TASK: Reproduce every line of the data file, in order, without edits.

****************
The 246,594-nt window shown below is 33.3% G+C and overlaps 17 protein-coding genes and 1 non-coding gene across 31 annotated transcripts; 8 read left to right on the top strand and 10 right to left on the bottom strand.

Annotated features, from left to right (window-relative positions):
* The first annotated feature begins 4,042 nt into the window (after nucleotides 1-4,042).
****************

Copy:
The 246,594-nt window shown below is 33.3% G+C and overlaps 17 protein-coding genes and 1 non-coding gene across 31 annotated transcripts; 8 read left to right on the top strand and 10 right to left on the bottom strand.

Annotated features, from left to right (window-relative positions):
* The first annotated feature begins 4,042 nt into the window (after nucleotides 1-4,042).